The center of the Earth is a complete mystery to geologists who are slowly trying to unveil its secrets. New research suggests that carbon, which is known to be of great importance to the planet’s cycles, may be releasing diamonds into the Earth’s core, meaning that some of these precious stones may exist in certain regions of the deep mantle.
Carbon transfer between the core and the mantle
Carbon is one of the most important elements on planet Earth, not only was it essential for the emergence of life, but it plays a major role in many of the planet’s cycles. Although most of it lives in the planetary core, it is not yet clear whether carbon from the core can be transferred to the Earth’s mantle, because of the difficulty of studying this region.
But a recent study has found that such a transfer of the element into the mantle may indeed be occurring and that in the process, diamonds may be being released. “The formation of diamonds at the core-mantle boundary may have been occurring for billions of years since the onset of subduction on the planet,” explains lead author Dr. Byeongkwan Ko.
Diamonds in the Earth’s mantle
To hypothesize, Dr. Ko and his team recreated conditions in the Earth’s core. They compressed an alloy of iron, carbon, and water, simulating the pressure and temperature environment at the boundary between the Earth’s core and mantle. They found that the metal reacts with water to generate iron oxides and hydroxides, just like the oxidation on the surface of the planet.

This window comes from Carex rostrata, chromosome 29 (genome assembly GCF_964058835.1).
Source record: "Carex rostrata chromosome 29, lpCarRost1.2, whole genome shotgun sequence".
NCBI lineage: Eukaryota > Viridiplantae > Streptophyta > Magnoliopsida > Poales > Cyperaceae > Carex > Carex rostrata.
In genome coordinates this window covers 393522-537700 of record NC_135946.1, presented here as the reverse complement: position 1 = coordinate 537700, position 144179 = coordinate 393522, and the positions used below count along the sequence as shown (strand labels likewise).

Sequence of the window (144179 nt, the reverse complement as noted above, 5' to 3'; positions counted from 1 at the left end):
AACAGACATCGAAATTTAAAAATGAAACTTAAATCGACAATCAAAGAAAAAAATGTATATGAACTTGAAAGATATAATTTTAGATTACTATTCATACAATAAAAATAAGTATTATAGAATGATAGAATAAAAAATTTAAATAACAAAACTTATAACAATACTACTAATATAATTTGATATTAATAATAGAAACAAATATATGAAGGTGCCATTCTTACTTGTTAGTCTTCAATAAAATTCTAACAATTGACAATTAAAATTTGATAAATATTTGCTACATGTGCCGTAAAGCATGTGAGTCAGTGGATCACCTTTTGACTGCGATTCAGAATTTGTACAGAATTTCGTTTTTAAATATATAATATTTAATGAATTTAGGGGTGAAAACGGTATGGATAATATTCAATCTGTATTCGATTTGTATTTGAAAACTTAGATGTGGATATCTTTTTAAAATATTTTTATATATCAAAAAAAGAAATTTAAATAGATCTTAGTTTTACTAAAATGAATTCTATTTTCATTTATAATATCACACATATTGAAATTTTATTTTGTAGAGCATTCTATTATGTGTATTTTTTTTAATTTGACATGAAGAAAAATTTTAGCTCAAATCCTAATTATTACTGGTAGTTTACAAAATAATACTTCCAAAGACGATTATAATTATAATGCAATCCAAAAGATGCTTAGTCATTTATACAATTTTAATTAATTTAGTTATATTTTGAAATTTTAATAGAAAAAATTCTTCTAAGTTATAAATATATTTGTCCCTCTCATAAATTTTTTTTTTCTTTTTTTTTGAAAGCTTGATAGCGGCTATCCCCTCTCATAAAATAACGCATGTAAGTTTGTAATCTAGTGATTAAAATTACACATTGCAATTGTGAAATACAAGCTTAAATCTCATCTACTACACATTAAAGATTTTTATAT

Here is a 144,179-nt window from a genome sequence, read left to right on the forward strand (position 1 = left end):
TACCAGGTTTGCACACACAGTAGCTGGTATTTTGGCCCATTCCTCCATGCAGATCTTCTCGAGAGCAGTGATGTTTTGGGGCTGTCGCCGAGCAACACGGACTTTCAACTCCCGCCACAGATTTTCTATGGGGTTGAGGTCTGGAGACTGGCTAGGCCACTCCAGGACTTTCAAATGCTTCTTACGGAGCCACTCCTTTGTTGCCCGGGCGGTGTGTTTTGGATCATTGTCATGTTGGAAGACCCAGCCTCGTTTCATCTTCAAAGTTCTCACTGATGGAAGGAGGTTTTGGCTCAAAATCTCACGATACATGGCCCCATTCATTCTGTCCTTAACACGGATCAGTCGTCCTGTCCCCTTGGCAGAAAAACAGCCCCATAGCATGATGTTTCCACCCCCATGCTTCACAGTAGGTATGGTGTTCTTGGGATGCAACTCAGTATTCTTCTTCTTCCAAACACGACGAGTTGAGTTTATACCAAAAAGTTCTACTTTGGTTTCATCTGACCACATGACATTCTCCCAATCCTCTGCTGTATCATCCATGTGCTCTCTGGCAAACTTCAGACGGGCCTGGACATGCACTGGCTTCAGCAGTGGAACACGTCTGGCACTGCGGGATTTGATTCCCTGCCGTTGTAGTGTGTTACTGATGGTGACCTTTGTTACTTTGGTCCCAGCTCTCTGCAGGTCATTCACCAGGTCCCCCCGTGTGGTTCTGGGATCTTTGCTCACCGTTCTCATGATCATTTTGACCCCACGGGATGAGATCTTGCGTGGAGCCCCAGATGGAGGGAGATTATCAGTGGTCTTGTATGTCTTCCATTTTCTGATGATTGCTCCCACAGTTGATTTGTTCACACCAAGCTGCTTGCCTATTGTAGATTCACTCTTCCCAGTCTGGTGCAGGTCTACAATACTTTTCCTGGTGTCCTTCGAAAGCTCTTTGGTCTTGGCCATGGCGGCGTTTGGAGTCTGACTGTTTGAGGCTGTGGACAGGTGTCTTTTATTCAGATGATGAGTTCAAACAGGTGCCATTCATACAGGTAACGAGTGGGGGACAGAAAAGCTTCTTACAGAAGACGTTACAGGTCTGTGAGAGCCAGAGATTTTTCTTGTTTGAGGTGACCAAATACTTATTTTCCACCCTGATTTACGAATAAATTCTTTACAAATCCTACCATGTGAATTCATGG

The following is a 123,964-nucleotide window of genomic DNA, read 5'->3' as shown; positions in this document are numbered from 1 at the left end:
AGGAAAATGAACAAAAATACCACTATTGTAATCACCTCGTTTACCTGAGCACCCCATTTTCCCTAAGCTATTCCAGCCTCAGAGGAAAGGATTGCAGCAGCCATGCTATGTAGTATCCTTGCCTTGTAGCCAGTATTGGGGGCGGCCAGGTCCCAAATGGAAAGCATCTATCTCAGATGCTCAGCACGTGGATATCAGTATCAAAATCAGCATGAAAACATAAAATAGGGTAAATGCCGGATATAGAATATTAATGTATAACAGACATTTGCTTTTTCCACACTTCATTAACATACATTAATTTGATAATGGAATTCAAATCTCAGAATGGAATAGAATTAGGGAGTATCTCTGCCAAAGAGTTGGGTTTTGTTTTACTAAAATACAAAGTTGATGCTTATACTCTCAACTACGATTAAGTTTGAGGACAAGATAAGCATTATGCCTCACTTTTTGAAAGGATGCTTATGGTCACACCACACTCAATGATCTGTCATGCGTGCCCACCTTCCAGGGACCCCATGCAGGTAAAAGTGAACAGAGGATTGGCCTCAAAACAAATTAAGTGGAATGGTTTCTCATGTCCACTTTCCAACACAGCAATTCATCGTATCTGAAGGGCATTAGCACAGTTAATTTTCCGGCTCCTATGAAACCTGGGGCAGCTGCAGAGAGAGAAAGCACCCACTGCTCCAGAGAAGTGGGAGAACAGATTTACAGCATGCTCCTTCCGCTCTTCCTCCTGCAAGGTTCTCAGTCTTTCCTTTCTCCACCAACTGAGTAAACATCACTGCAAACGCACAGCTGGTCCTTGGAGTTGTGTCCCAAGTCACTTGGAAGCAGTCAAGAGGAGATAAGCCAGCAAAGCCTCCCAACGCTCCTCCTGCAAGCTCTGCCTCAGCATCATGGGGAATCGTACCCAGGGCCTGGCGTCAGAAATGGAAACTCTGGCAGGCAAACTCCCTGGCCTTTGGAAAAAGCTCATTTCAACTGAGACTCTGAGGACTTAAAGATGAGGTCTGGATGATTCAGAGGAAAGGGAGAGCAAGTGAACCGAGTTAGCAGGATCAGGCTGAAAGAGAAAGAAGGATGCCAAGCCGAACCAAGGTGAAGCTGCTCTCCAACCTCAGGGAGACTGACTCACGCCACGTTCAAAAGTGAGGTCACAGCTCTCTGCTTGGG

However, they also observed that carbon comes out of the liquid alloy of iron and metal to form diamonds. Professor Dan Shim, the co-author of the study, explains that the temperature at the boundary between the silicate mantle and the metallic core, which is located at a depth of 3,000 kilometers, reaches 3,900°C. This temperature is high enough for most minerals to lose the water captured in their structures at scale. This temperature is high enough for most minerals to lose the water captured in their atomic-scale structures. It is so high that it is even enough for some minerals to melt.
Because the core is known to be composed of iron and because iron is a carbon-loving element, researchers believe that there is a significant amount of carbon in the core. Although this theory also stipulates that the mantle probably possesses a much smaller amount of the element.
However, in recent years geoscientists have discovered that there is much more carbon in the mantle than expected, leading to an even more interesting assumption. “The stable form of carbon under the pressure and temperature conditions of the boundary between the Earth’s core and mantle is diamond.”
Therefore, say the researchers, carbon escaping from the liquid outer core would be converted to diamond once it is transferred to the mantle. Only in this way could the previously unknown high amounts of carbon in the mantle be explained.
The study opens the door to a new understanding of the geophysical dynamics of the planet that is undoubted of great importance for understanding how the planet came to be configured as we know it today.
Story originally published in Spanish in Ecoosfera